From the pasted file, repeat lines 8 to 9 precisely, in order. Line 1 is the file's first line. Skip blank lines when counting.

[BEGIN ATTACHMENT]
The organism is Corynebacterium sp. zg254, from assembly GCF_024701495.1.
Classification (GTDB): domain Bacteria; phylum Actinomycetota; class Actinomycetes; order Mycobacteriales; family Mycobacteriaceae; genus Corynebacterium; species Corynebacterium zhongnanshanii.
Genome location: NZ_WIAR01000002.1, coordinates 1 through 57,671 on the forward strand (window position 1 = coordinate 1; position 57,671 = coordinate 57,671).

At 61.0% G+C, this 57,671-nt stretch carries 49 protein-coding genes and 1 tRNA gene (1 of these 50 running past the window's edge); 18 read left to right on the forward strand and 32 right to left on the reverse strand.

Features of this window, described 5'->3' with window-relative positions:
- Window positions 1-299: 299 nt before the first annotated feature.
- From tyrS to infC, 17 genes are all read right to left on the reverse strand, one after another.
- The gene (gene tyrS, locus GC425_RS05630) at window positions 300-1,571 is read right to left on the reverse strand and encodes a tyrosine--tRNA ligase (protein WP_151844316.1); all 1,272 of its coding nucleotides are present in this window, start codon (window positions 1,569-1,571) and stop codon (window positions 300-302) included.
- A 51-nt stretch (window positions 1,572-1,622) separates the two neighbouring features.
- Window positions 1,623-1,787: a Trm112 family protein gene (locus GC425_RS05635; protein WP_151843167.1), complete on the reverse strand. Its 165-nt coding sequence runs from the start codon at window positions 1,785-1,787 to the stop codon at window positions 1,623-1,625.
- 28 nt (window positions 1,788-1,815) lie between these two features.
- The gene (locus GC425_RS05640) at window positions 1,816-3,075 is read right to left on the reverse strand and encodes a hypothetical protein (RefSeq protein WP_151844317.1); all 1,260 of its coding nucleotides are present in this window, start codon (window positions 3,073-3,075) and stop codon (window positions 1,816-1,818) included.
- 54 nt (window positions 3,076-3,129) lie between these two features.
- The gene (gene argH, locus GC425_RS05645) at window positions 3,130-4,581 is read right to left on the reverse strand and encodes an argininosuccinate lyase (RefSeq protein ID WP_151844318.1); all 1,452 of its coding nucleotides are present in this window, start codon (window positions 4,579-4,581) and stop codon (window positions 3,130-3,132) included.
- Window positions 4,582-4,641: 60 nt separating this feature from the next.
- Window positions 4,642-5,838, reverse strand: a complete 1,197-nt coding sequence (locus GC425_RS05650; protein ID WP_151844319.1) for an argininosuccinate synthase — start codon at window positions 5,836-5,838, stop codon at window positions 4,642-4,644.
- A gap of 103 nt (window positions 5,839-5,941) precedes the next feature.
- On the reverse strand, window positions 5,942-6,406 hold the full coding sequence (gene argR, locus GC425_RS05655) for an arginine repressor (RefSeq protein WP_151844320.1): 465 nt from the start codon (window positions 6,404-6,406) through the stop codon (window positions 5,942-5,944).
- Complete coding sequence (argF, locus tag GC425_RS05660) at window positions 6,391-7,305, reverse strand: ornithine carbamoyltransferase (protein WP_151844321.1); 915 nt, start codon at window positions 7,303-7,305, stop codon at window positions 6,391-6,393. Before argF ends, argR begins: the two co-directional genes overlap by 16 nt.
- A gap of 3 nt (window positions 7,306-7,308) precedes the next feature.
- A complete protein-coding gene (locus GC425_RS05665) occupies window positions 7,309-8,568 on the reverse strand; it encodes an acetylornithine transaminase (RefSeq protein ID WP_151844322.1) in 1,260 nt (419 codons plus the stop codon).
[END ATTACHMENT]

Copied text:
- The gene (gene tyrS, locus GC425_RS05630) at window positions 300-1,571 is read right to left on the reverse strand and encodes a tyrosine--tRNA ligase (protein WP_151844316.1); all 1,272 of its coding nucleotides are present in this window, start codon (window positions 1,569-1,571) and stop codon (window positions 300-302) included.
- A 51-nt stretch (window positions 1,572-1,622) separates the two neighbouring features.